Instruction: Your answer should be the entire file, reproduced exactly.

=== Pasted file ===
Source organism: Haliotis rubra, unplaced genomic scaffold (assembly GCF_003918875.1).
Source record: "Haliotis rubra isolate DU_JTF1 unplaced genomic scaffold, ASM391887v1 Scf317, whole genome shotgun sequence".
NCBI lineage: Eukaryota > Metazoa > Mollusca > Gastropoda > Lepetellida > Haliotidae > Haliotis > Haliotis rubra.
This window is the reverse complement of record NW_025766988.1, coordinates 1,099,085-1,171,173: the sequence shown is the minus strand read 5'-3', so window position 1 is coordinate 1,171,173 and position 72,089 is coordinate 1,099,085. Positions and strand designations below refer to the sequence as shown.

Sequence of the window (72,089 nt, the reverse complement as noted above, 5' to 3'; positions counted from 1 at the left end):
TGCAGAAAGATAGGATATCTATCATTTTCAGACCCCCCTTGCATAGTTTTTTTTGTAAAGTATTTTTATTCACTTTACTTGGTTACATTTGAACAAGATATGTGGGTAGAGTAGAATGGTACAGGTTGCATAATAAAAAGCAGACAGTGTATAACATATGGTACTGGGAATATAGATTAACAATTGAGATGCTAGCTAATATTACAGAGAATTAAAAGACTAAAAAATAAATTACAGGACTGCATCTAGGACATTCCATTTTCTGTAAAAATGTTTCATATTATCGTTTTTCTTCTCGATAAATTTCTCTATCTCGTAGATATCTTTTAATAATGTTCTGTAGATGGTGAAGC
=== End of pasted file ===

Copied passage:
Source organism: Haliotis rubra, unplaced genomic scaffold (assembly GCF_003918875.1).
Source record: "Haliotis rubra isolate DU_JTF1 unplaced genomic scaffold, ASM391887v1 Scf317, whole genome shotgun sequence".
NCBI lineage: Eukaryota > Metazoa > Mollusca > Gastropoda > Lepetellida > Haliotidae > Haliotis > Haliotis rubra.
This window is the reverse complement of record NW_025766988.1, coordinates 1,099,085-1,171,173: the sequence shown is the minus strand read 5'-3', so window position 1 is coordinate 1,171,173 and position 72,089 is coordinate 1,099,085. Positions and strand designations below refer to the sequence as shown.

Sequence of the window (72,089 nt, the reverse complement as noted above, 5' to 3'; positions counted from 1 at the left end):
TGCAGAAAGATAGGATATCTATCATTTTCAGACCCCCCTTGCATAGTTTTTTTTGTAAAGTATTTTTATTCACTTTACTTGGTTACATTTGAACAAGATATGTGGGTAGAGTAGAATGGTACAGGTTGCATAATAAAAAGCAGACAGTGTATAACATATGGTACTGGGAATATAGATTAACAATTGAGATGCTAGCTAATATTACAGAGAATTAAAAGACTAAAAAATAAATTACAGGACTGCATCTAGGACATTCCATTTTCTGTAAAAATGTTTCATATTATCGTTTTTCTTCTCGATAAATTTCTCTATCTCGTAGATATCTTTTAATAATGTTCTGTAGATGGTGAAGC